Initially, criminals started in Sweden by gaining control over a company and because of this subsequently gained access to credit. They would then use this credit to purchase or lease fleet and/or acquire capital merchandise such as computers, tools etc. By making the initial two or three repayments they have made it hard for the police and prosecutors to prove intent of any crime being committed. Only civil proceedings therefore remain, leaving financial institutions with legal bills often greater than the assets gained by the criminals. This figure is then simply written off as bad debt and the criminal avoids any sanction.

“We therefore need to be ready to move with societal change and look ahead to new criminal moves and adapt our methods accordingly….”

One of the repercussions of this is that lending institutions then become more restrictive in their lending and the types of loans which they grant. This in turn leaves law abiding citizens with less of a chance of acquiring credit.

An ex gang leader told me that he had very detailed and clear rules for his gang members. “No one is interested in robbing someone in town for €50 and a designer jacket which will only lead to police attention. Instead, €1000 will pay a hacker to gain important and invaluable information about a target by gaining access to their computers and phone systems.” 

If further information was found relating to the target person having an affair, an addiction, or some other vulnerable personal matter was discovered, this would then be manipulated to the criminals’ advantage.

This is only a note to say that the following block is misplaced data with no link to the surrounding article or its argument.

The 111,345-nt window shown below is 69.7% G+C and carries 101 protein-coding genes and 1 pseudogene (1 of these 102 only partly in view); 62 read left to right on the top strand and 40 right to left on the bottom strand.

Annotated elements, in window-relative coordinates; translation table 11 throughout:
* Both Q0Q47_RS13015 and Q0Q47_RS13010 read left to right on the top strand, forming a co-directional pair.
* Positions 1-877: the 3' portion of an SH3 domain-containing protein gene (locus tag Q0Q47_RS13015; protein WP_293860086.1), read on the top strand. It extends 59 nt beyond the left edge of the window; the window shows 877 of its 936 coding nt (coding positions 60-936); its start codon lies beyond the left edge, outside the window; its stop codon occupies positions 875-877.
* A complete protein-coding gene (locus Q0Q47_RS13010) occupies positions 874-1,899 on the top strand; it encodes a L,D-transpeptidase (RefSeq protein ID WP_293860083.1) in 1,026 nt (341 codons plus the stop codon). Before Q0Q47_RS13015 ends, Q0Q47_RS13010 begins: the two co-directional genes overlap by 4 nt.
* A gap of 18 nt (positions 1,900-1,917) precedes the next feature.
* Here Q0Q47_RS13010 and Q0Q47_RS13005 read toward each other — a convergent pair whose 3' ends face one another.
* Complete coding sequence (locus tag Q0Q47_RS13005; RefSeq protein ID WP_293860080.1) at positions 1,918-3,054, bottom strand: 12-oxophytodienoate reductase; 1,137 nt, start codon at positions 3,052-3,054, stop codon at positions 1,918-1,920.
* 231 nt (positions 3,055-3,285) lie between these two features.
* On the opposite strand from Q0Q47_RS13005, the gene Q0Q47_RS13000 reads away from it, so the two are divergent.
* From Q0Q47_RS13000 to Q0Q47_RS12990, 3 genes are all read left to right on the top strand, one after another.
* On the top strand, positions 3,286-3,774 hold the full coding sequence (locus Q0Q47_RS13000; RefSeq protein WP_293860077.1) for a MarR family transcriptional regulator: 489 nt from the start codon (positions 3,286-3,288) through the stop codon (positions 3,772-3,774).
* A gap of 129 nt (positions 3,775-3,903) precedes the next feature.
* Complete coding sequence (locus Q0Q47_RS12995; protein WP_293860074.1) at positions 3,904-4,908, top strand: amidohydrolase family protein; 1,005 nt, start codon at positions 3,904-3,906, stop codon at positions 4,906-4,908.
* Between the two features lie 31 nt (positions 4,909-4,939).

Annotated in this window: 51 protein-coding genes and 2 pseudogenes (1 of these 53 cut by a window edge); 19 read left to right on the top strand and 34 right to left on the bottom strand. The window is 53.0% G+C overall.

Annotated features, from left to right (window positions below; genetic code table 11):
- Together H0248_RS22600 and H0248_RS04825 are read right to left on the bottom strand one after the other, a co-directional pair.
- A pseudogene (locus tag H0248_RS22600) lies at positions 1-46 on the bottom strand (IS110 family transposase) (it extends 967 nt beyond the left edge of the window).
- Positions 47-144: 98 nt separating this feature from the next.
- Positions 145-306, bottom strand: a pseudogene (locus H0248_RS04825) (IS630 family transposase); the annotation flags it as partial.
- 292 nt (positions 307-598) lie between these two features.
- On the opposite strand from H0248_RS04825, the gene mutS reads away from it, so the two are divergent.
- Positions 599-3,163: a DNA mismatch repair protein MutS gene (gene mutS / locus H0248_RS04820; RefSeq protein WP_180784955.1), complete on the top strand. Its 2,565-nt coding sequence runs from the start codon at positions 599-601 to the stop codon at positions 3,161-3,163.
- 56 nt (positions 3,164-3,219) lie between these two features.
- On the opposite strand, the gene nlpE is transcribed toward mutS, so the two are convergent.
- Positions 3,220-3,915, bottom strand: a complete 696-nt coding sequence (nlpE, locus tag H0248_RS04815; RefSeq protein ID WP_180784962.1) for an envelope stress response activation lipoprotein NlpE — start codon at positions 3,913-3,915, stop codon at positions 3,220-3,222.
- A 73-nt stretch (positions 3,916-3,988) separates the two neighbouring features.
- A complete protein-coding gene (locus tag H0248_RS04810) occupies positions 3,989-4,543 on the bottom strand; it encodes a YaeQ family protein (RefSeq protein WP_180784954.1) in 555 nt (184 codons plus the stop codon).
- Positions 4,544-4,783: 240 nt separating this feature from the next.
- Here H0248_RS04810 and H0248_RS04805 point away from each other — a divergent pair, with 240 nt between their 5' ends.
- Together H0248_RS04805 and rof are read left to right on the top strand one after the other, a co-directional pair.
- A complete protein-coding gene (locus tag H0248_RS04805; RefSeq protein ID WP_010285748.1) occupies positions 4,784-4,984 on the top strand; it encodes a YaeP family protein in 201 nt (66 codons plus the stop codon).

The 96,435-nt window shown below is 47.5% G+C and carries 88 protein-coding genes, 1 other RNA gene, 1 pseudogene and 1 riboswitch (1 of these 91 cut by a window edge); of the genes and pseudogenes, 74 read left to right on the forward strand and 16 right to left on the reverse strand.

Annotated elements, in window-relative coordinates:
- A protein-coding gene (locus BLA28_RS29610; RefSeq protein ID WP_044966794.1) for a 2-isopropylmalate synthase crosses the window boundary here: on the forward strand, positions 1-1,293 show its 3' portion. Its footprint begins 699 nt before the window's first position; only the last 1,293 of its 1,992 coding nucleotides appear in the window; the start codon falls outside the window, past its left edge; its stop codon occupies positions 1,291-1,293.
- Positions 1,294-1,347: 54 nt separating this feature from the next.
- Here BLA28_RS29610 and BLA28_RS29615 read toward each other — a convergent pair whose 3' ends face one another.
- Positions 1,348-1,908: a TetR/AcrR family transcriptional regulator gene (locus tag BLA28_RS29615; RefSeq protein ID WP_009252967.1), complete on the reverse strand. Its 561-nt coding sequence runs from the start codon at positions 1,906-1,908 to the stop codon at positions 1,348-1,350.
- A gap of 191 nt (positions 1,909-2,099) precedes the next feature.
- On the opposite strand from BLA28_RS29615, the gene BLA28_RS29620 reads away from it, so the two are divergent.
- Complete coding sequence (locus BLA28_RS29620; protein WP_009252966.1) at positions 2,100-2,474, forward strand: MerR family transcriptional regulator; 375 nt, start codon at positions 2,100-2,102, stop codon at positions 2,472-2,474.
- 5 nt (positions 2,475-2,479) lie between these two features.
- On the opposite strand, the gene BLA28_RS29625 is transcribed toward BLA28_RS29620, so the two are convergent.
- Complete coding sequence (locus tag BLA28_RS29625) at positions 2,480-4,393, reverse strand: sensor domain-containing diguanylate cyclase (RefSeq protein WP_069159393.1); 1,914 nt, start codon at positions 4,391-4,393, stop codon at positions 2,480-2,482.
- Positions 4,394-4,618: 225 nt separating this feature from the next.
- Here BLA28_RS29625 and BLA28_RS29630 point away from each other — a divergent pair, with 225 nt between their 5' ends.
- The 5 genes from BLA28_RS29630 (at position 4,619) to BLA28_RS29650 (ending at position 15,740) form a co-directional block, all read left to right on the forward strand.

In investigations criminals where often found to be either owners of small companies, car sales representatives or in some instances, they were actually working for a lending, asset or leasing institution. By applying threats to the target the criminal could be guaranteed credit approval. The 2013 statistics in Sweden clearly demonstrate that there was a huge increase in the utilisation, recruitment and placement of insiders, often in the banking and finance sectors. 

Criminals are now controlling the entire supply chain, i.e. the buyer, the lender and the seller. Fighting white collar crime cannot be done by sending an email from your PC but will require physical and manual checks, investigations and surveillance of the actual materials, or goods being traded. Such investigation can lead to the prevention of criminal movement and restricted access to credit. 

As with all police work, prevention through solid operative work on the ground, is the best medicine and indeed cure. Even though police officers may love the ‘car chase’ it is of utmost importance for all police to consider all information in the round. Key areas are: The criminals’ registered vehicles; the companies they regularly visit and company names mentioned on paper work found in any raid or search.

Arresting hardened criminals and detecting organised crime is, for most police, one of the main reasons for becoming an officer in the first place. We therefore need to be ready to move with societal change and look ahead to new criminal moves and adapt our methods accordingly. 

It can now be assumed that many criminals will make their money from 2014 and beyond when wearing a white, not a blue collar. It is therefore only a matter of time before this criminal shift among Irish criminals becomes the gardaí’s next big headache. The truth is the transition has almost certainly already begun.  

Fredrik Hammarström is a former Swedish police officer and now works as a private security consultant to Irish companies. 

For full and in-depth coverage, see the current printed edition of Garda Review.